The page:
Hindustan Republican Association (HRA) and Azad
The announcement of the suspension of the non-cooperation movement took place as a trauma for the nascent Indian nationalist sentiments. After this Azad became very excited and he decided that a completely offensive course of action was more suitable for his desired result. He called on Pranav Chatterjee, the founder of the Hindustan Republican Association, Ram Prasad Bismil. He joined HRA and focused his efforts to collect funds for the Association. He organized and executed the courageous scheme to loot the government treasury to raise funds to pursue his revolutionary activities.
Ram Prasad Bismil imagined the idea of robbing a train carrying Treasury money to acquire weapons for revolutionary activities. Bismil saw many security flaws in the trains carrying the Treasury money and prepared a suitable plan. He targeted the number 8 Down Train traveling from Shahjahanpur to Lucknow and stopped it in Kakori. He stopped the train by hauling the chain, took control of the guard and got 8000 rupees from the guard cabin. A passenger died in the ensuing firing between armed guards and revolutionaries. The government declared it a murder and started an intensive maneuvers to score the involved revolutionaries. Azad gave the arrest and carried out revolutionary activities from Jhansi.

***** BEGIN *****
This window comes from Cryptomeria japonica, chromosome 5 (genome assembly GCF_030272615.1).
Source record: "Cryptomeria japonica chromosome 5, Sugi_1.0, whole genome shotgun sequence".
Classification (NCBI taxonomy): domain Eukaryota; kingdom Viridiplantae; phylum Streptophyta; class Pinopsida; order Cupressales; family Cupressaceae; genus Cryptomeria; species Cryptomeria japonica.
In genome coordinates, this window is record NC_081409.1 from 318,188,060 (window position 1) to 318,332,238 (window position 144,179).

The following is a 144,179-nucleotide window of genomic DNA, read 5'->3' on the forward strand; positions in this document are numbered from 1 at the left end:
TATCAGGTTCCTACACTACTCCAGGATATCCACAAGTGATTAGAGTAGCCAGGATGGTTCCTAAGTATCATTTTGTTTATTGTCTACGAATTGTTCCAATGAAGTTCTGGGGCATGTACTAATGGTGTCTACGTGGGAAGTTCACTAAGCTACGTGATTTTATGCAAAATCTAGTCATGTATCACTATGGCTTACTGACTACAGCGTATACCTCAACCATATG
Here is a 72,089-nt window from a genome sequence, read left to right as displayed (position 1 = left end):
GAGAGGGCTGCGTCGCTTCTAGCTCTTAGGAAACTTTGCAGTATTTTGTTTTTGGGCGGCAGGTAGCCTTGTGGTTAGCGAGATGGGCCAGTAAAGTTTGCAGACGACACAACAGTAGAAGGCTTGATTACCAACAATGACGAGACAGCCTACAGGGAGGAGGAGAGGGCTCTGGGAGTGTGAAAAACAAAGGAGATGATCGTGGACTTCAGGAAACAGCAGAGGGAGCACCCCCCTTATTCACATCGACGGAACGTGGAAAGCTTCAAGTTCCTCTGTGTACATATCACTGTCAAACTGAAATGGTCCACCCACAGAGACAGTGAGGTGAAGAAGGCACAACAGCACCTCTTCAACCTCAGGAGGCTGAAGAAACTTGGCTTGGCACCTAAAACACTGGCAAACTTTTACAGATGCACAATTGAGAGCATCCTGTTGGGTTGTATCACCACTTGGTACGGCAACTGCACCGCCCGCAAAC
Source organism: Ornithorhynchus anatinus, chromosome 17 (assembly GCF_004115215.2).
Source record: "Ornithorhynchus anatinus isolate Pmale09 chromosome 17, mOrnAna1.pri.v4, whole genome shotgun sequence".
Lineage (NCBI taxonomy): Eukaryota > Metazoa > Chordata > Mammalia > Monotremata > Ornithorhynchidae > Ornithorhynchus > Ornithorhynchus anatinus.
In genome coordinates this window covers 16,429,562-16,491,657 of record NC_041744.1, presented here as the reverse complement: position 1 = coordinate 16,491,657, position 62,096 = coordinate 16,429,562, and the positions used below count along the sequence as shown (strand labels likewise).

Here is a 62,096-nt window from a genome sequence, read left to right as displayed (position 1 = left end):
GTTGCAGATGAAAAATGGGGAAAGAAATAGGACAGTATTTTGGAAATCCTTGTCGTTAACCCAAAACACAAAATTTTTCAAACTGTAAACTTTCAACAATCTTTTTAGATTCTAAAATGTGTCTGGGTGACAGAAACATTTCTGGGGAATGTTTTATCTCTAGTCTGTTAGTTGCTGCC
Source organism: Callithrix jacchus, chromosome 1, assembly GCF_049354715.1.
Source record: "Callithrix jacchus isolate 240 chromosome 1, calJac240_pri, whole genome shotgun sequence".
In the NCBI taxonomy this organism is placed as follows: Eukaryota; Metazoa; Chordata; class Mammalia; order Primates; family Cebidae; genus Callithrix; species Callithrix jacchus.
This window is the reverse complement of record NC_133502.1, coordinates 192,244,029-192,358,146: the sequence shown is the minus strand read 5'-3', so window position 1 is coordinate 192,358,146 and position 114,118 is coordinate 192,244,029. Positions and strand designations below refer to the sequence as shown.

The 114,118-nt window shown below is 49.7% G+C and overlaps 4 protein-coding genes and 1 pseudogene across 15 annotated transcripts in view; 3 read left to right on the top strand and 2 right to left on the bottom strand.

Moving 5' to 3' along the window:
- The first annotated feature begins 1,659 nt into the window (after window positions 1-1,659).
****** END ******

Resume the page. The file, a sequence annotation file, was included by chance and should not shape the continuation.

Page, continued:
Azad took a long hiatus and finally reached Kanpur where HRA's headquarters were located. There he met other firebrands like Bhagat Singh, Rajguru and Sukhdev. With the new enthusiasm, he reconstituted the HRA and changed its name to the Hindustan Socialist Republican Association or HSRA. On October 30, 1928, Lala Lajpat Rai performed peaceful protests against the Simon Commission in Lahore. Superintendent James Scott ordered a stabbing strike to thwart the progress of the March. In this process, Lalaji was seriously injured and as a result of the wounds he died on November 17, 1928. Azad and his colleagues attributed Lala's death to the Superintendent of Police and they vowed to take revenge. Together with Bhagat Singh, Sukhdev Thapar and Shivram Rajguru, he conspired to murder Scott The plan was executed on December 17, 1928, but due to a case of misidentification, Assistant Superintendent of Police John P. Saunders was murdered. HSRA claimed responsibility for the incident the next day and the people involved included a shot at the top of the British most wanted list. Bhagat Singh was arrested on April 8, 1929 after his demonstration in the Central Legislative Assembly in Delhi. When the HSRA bomb factories were busted in Lahore and Saharanpur, some members were approved for the state. As a result, around 21 members including Rajguru and Sukhdev were arrested. Azad was charged with 29 others in the Lahore conspiracy case trial, but it was among those people who were unable to catch the British officers.